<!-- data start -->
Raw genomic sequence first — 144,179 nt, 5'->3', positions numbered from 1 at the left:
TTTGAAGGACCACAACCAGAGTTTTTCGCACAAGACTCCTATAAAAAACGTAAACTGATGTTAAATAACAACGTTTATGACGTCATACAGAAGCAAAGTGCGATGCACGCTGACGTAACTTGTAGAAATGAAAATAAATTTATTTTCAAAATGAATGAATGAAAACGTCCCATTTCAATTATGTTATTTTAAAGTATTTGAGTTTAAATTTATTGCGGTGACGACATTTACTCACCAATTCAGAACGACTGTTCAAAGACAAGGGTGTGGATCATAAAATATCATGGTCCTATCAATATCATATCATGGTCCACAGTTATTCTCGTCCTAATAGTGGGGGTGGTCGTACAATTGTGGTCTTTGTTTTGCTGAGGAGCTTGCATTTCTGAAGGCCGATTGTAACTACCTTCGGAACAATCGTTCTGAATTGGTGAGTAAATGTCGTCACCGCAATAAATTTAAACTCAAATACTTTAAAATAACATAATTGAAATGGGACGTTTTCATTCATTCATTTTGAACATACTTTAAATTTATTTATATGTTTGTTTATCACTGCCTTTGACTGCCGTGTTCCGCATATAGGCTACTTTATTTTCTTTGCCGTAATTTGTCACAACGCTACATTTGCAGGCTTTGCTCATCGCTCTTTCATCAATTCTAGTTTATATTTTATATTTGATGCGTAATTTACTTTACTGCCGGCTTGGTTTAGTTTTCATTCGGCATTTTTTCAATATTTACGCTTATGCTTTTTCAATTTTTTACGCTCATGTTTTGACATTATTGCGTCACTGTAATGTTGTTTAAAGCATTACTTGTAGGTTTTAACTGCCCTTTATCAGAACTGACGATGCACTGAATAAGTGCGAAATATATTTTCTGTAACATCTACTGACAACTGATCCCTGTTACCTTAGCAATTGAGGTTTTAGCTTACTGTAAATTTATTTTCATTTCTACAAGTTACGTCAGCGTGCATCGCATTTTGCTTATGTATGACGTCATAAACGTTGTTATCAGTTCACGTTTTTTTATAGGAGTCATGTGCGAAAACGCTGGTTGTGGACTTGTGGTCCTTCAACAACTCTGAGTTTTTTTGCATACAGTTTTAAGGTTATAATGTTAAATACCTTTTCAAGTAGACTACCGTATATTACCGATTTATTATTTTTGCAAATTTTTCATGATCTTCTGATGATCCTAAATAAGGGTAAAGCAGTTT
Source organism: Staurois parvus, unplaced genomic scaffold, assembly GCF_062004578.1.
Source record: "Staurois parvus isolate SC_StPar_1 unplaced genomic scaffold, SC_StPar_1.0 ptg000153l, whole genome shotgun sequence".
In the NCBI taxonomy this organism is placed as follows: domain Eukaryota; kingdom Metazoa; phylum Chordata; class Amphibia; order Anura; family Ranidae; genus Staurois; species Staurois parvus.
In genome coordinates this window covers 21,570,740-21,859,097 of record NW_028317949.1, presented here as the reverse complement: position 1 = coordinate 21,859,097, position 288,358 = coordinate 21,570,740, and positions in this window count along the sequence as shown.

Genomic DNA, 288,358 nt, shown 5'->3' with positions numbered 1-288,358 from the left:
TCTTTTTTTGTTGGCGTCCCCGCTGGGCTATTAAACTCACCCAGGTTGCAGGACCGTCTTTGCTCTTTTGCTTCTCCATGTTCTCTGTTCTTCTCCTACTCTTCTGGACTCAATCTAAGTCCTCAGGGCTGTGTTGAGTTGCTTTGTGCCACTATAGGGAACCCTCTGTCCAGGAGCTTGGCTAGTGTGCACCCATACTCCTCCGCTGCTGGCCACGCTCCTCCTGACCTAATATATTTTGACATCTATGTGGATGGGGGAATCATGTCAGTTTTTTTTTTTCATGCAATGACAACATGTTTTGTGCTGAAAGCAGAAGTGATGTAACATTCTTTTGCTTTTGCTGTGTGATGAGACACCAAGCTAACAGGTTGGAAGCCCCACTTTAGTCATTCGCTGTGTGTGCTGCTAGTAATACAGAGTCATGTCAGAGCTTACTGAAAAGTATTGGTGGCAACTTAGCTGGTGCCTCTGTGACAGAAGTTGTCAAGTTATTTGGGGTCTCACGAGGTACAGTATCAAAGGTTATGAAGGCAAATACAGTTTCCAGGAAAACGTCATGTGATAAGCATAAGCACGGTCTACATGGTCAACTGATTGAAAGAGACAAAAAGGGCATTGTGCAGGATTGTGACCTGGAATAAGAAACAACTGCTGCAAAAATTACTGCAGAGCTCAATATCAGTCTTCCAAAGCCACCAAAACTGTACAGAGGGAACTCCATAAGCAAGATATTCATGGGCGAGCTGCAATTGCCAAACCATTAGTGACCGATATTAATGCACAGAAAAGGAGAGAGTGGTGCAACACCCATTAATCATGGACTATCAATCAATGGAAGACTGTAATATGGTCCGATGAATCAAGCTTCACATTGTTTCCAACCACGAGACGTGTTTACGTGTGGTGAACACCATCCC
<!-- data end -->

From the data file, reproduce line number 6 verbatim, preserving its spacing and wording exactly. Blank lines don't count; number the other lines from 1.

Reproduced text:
In genome coordinates this window covers 21,570,740-21,859,097 of record NW_028317949.1, presented here as the reverse complement: position 1 = coordinate 21,859,097, position 288,358 = coordinate 21,570,740, and positions in this window count along the sequence as shown.